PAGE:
Want to do something about trafficking? Stand up against force, manipulation (coercion) and deception everywhere you see it–in yourself, in others, in systems.
We all know that we shouldn’t wait until our house is on fire to purchase insurance on our home. We all know that a will is necessary before we die. But, do you know that most churches do not have any plan to deal with an allegation of child or adult abuse? While no plan is foolproof and almost every abuse allegation contains unique features requiring difficult decision-making, a basic plan usually contains directions for who will make sure plans are carried out and how the church will handle both victim and offender.
Why Don’t Churches Have a Plan?
Maybe one of the reasons many churches fail to have a plan is that they aren’t really convinced a plan is central to the work of the Gospel–as central as a doctrinal statement or the preaching of the Word. Maybe such a plan is seen as a necessary evil like unto car insurance, something you know you should have but are annoyed to pay such a large bill even though you haven’t needed to use the benefit.
2 Better Reasons!
Counselors talk about trauma as if all traumas lead to traumatic reactions. They do not. Some people have significant distress from what might be considered slight traumatic experiences (surely an oxymoron!) while others appear not have any negative or ongoing reactions to very large distressing events.
There’s another problem. We sometimes talk as if all traumatic reactions are the same. This is also not the case. While the symptoms of posttraumatic stress disorder (PTSD) are well-known to many (i.e., intrusive re-experiencing of trauma experiences, emotional numbing and other attempts of avoiding memories or triggers, and hypervigilance), you can find counseling students and practitioners who are less aware of a cousin of PTSD: Complex Trauma.
Defining Complex Trauma
I’m reading Treating complex Traumatic Stress Disorders: An Evidence-Based Guide, edited by Christine Courtois and Julian Ford (Guilford Press, 2009). This is an excellent text if you are interested in exploring the symptoms, neurobiology, and treatment protocols for complex trauma. In the foreword, Judith Herman helps the reader clarify the main difference between regular and complex trauma
These days, when I teach about complex PTSD, I always begin with the social ecology of prolonged and repeated interpersonal trauma. There are two main points to grasp here. The first is that such trauma is always embedded in a social structure that permits the abuse and exploitation of a subordinate group… The second point is that such trauma is always relational. It takes place when the victim is in a state of captivity, under the control and domination of the perpetrator. (xiv, emphases mine).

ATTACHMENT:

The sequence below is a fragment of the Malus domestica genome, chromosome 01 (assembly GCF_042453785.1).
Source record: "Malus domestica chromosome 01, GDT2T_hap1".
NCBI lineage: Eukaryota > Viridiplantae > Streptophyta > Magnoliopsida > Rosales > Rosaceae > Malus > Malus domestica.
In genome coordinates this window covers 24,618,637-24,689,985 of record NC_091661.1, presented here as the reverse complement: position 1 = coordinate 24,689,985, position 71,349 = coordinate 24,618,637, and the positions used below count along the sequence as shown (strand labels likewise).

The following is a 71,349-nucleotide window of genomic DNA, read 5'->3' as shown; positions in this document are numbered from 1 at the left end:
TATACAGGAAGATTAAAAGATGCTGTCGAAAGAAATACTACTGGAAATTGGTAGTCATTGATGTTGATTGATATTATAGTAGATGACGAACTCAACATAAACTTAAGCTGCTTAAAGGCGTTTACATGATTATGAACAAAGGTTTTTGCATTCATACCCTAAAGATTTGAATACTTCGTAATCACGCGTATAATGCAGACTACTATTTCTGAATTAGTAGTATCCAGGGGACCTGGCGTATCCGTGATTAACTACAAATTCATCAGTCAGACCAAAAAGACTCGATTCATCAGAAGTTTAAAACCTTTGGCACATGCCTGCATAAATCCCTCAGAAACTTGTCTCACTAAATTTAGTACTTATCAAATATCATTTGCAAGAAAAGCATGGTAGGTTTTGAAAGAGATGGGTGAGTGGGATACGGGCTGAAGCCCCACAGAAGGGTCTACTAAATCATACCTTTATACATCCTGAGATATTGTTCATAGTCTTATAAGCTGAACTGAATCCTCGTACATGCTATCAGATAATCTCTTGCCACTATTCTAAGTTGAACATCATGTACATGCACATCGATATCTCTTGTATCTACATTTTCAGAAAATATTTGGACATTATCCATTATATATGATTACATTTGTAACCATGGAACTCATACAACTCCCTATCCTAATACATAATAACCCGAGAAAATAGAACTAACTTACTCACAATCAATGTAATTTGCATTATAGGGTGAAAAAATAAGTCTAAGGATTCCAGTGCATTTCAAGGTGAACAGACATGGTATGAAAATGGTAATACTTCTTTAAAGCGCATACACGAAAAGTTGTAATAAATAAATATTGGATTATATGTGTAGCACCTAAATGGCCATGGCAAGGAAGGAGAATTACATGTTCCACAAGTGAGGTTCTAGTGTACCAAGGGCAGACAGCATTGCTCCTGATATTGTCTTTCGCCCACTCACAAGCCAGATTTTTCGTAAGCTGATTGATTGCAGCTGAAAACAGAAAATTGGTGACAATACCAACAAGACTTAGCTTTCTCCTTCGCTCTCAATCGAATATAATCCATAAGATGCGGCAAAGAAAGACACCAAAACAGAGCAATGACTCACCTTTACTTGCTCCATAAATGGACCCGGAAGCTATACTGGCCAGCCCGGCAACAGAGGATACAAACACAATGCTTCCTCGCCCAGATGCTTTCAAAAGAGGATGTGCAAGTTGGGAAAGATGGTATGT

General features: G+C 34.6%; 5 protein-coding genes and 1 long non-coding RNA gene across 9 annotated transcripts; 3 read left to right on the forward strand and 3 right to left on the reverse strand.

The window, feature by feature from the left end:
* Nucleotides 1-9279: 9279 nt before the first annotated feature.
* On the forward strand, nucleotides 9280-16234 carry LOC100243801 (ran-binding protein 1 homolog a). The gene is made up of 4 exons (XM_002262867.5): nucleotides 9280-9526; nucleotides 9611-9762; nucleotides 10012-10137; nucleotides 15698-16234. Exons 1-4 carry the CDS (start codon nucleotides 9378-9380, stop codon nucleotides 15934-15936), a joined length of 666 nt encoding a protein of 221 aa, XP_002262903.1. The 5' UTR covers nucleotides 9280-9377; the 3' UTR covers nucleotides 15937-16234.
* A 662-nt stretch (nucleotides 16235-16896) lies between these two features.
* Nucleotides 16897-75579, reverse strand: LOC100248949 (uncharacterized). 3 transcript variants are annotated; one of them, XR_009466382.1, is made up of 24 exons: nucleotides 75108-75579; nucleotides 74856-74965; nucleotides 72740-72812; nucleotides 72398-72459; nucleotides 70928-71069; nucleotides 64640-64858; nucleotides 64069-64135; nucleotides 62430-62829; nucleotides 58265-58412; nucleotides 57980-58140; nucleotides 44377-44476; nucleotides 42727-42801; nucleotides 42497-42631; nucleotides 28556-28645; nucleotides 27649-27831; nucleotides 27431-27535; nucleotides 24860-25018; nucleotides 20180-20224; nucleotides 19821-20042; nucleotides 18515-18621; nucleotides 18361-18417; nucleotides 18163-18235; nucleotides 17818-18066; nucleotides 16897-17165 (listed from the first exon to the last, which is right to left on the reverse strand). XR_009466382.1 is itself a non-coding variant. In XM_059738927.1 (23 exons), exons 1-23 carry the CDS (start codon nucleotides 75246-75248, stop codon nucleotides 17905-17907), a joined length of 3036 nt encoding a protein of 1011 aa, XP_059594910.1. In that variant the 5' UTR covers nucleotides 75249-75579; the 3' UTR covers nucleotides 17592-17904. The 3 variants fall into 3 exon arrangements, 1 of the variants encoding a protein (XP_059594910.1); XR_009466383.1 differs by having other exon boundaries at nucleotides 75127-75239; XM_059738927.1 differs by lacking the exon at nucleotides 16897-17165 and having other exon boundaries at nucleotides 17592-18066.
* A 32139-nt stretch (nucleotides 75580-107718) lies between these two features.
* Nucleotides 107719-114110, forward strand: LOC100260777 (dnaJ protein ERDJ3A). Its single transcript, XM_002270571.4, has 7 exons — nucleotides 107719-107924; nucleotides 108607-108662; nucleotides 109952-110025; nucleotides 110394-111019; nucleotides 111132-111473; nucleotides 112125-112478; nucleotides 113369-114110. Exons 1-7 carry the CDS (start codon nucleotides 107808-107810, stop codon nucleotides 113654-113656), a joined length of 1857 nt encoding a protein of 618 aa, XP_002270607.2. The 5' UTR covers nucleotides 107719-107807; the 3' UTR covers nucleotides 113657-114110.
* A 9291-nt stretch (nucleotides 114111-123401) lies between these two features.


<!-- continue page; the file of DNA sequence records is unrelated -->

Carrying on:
For trauma to become complex one needs to experience the trauma at the hands of those who are most perceived to control a social unit (family, community, etc.). It needs to be repeated and woven into the fabric of distorted relationships. You can see that prolonged abuses experienced as a child prior to development of an understanding of the world and of the self would have more devastating impact than an unfortunate and distressing event that happens as an adult. If I experience a horrific accident and an unexpected attack by a stranger, I would not, usually, begin to feel unsafe amongst friends and family. I would likely continue to trust them even as I might not trust the larger community. However, if I experience repeated abuse by a teacher, a parent, a relative, a church leader as a young child, I do not have the prior experiences of safety to rely on and thus, I am likely to experience all of the symptoms of PTSD and then some more.
What More Symptoms?
Courtois and Ford give a cursory description of complex trauma on the first page of the book,
…involving traumatic stressors that (1) are repetitive or prolonged; (2) involve direct harm and/or neglect and abandonment by caregivers or ostensibly responsible adults; (3) occur at developmentally vulnerable times in the victim’s life, such as early childhood; and (4) have great potential to compromise severely a child’s development.
Adding to the typical symptoms of PTSD, complex trauma victims also struggle to regulate emotions, impulses, somatic experiences, consciousness, and evidence significant distortions in views of the self and others leading to difficulty forming trust relationships and finding meaning in life and faith.
Those interested in learning more about the current thinking on complex trauma conceptualization and treatment may find this book useful. Others may wish to check out the latest articles at www.traumacenter.org, one of the leading centers in the country focused on the problem of trauma.
church should be the safest place in the world! Unfortunately, it isn’t always. Even worse, when abuse does happen, the church may not always protect the victims. While this shouldn’t surprise us since the church is full of sinners, we ought always to be working to make it a place free from abuse. Is your church working to protect the congregants from abuse? Is it ready to respond to an abuse allegation?
This summer I will be co-teaching with Boz Tchividjian (Liberty Law School prof and former prosecutor) a weekend course/conference on preventing and responding to abuse in the church. We are inviting church leaders to join our MDiv and counseling students at Branch Creek Church, Harleysville, PA. The class will run Friday night, July 20 and all day Saturday, July 21, 2012. All the details you need can be found on this Abuse Course Flyer.
Would you consider personally inviting your pastor or church leader by passing on this brochure?
I have a new post on the faculty blog over at www.biblical.edu. You can read it here. When any church faces the sad and grievous reality of abuse within their own community, leaders must respond. If not prepared, leaders may make decisions based on knee-jerk reactions rather than a set of previously discussed core values.
Check out the tale of two church committees (my original but discarded title of the blog).
- Is your church prepared to handle an abuse allegation? (wisecounsel.wordpress.com)
- Ministry to Sex Offenders? post on www.biblical.edu blog site (wisecounsel.wordpress.com)